The award is given to individuals and groups in the Archdiocese of Chicago “in recognition and appreciation for their outstanding contributions to the life of the Church of Chicago,” according to the ACPD website.
A native of Wilmette, Illinois, Sister Nancy graduated from Regina Dominican High School, sponsored by the Adrian Dominican Sisters and located in Wilmette, and then entered the Adrian Dominican Congregation. Among other ministry, she was a teacher and pastoral minister at an inner-city Chicago parish.
Since 2000, Sister Nancy has traveled throughout the world performing “Catherine of Siena: A Woman of our Times,” a one-woman portrayal of St. Catherine of Siena, Dominican mystic and church reformer. In other performances, she portrays Venerable Mary Potter, founder of the Little Company of Mary Sisters, and Sister Dorothy Stang, a U.S.-born Sister of Notre Dame de Namur who was murdered in Brazil in 2005 after years of social justice work with farmers in the Amazon and advocating for the environment.
Sister Nancy said she first heard about the award through a phone call from Father Martin Marren, Vice Chair of the ACPD Executive Committee. “I said I didn’t live [in Chicago], but since I shared my ministry around the Archdiocese, they wanted to acknowledge it.” Her next performance as St. Catherine of Siena in Chicago will be March 23-25, 2019.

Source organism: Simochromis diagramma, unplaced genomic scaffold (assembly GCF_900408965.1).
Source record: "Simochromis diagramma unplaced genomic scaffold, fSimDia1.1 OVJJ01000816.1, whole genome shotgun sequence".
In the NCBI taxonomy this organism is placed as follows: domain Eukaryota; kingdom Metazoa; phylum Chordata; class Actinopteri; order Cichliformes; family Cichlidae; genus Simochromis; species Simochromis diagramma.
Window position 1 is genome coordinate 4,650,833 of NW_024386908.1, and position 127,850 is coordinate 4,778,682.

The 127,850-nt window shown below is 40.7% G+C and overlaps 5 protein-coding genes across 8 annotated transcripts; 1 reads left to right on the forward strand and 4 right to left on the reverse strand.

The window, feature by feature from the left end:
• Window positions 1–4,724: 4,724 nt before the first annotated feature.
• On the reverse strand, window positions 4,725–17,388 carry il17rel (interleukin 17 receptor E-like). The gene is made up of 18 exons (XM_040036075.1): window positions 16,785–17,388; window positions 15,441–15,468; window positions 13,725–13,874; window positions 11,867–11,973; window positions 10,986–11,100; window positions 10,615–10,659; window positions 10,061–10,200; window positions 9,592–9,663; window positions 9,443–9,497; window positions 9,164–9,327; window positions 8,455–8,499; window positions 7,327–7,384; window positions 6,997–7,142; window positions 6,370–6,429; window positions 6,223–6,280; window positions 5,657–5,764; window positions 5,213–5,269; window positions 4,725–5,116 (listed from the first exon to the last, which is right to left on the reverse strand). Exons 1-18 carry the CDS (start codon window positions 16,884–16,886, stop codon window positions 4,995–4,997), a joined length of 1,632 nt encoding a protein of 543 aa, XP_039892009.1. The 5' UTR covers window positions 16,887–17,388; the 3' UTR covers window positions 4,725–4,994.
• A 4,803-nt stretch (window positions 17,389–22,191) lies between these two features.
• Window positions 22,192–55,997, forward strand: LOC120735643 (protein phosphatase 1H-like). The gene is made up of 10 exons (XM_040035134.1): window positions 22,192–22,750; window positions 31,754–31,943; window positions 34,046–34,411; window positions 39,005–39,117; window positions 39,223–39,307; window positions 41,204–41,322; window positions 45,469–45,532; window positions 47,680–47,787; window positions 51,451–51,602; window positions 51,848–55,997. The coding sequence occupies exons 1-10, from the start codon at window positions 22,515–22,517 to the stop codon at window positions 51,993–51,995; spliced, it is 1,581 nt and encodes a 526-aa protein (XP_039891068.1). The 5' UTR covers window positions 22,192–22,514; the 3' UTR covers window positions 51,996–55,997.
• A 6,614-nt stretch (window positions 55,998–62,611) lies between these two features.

“I gave a one-minute thank you,” she said, adding that she then addressed the crowd as St. Catherine of Siena. In Italian-accented English, she spoke the words of a famous quote by St. Catherine of Siena, “God wants us to walk on two feet – love of God and love of neighbor."
Sister Nancy said she appreciated the award and the festive setting for the Mardi Gras Awards Dinner. She also enjoyed the opportunity to invite eight guests, which included her long-time friend and Chapter Prioress Sister Kathleen Klingen, OP.
Most recently, Sister Nancy – based at the Motherhouse in Adrian, Michigan – performed as St. Catherine of Siena March 13 at a special National Catholic Sisters Week event at Siena Heights University, sponsored by the Adrian Dominican Sisters. Read an article on her performance by Associate Arlene Bachanov.
The 2018 recipient of the Dominican Institute for the Arts’ Fra Angelico Award, Sister Nancy is also active portraying St. Catherine of Siena at events for the U.S. Dominican family, particularly the Dominican Colleges Preaching Conference and the Dominican High Schools Preaching Conference.